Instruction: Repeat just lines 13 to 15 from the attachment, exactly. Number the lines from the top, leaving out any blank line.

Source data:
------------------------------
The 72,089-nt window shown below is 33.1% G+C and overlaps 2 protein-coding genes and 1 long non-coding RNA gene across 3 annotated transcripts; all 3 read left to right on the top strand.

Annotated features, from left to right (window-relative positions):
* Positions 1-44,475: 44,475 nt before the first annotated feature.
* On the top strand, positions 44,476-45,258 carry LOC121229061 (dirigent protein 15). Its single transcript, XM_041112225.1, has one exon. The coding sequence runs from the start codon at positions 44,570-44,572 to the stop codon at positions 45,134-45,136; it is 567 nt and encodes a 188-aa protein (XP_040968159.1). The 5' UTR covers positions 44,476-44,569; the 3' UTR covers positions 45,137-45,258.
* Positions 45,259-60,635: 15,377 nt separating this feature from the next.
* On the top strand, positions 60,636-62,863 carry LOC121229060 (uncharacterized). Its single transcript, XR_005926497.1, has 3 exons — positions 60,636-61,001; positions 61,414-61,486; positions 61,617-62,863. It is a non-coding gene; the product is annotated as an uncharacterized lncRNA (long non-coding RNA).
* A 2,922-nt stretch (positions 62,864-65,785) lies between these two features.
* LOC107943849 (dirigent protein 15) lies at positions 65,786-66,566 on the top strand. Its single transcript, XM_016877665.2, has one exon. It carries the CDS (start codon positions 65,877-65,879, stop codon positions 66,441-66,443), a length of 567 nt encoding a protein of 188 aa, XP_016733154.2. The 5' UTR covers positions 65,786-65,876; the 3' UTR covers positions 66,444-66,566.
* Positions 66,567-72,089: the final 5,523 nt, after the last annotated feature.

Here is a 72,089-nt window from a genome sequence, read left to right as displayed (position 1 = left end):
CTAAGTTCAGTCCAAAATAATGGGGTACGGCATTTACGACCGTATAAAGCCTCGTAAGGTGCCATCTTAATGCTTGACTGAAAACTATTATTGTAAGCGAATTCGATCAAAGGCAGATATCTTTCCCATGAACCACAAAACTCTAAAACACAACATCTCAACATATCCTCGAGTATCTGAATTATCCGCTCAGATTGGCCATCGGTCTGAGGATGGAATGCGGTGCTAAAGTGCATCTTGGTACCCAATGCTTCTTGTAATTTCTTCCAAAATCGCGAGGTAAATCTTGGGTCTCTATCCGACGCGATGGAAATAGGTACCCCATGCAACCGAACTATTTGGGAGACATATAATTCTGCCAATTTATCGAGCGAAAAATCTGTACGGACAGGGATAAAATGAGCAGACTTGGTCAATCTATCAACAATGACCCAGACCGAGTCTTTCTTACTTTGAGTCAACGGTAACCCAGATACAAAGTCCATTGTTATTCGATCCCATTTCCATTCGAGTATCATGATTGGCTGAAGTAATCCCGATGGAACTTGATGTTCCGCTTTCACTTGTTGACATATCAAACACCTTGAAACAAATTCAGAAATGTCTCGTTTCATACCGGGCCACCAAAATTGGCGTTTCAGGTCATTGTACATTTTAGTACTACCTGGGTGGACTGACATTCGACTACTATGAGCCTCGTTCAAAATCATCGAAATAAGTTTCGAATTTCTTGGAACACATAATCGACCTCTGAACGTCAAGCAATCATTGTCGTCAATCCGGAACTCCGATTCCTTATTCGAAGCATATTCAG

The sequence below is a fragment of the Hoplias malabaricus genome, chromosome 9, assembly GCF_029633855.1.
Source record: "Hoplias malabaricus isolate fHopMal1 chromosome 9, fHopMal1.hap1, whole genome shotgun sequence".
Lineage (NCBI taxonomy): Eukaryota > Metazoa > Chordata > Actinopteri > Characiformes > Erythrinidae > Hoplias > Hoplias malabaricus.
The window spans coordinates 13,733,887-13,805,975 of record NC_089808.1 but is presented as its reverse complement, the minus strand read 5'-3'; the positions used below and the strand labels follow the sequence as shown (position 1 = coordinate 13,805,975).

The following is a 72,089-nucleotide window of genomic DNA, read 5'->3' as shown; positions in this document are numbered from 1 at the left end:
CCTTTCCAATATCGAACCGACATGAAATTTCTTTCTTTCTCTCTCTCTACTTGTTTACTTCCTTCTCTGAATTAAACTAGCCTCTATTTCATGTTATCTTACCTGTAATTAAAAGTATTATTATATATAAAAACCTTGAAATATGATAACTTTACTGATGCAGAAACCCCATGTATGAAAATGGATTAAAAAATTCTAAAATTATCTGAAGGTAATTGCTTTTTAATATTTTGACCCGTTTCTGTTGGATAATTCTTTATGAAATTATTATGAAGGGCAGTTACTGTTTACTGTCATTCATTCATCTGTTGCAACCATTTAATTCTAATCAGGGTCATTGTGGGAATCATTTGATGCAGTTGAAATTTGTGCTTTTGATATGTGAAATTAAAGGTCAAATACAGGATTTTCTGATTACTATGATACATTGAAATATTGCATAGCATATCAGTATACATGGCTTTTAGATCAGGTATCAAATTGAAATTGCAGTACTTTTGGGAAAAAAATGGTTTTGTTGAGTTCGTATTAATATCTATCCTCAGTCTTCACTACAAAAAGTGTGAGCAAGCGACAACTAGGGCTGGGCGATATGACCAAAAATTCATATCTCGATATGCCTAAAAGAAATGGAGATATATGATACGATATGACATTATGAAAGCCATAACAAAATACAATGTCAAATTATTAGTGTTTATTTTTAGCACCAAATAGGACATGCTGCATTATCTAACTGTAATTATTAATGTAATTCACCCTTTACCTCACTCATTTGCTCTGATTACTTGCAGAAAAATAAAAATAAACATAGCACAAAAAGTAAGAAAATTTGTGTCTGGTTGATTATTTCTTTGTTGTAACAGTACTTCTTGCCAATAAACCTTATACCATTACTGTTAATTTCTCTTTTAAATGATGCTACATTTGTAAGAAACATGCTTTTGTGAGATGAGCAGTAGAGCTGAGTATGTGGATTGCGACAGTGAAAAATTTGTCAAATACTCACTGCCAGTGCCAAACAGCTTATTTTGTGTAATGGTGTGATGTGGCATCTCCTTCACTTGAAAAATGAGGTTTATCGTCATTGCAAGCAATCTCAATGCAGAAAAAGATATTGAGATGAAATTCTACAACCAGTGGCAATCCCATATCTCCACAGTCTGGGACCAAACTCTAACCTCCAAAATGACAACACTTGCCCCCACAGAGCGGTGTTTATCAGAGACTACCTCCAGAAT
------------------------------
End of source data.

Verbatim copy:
Source record: "Hoplias malabaricus isolate fHopMal1 chromosome 9, fHopMal1.hap1, whole genome shotgun sequence".
Lineage (NCBI taxonomy): Eukaryota > Metazoa > Chordata > Actinopteri > Characiformes > Erythrinidae > Hoplias > Hoplias malabaricus.
The window spans coordinates 13,733,887-13,805,975 of record NC_089808.1 but is presented as its reverse complement, the minus strand read 5'-3'; the positions used below and the strand labels follow the sequence as shown (position 1 = coordinate 13,805,975).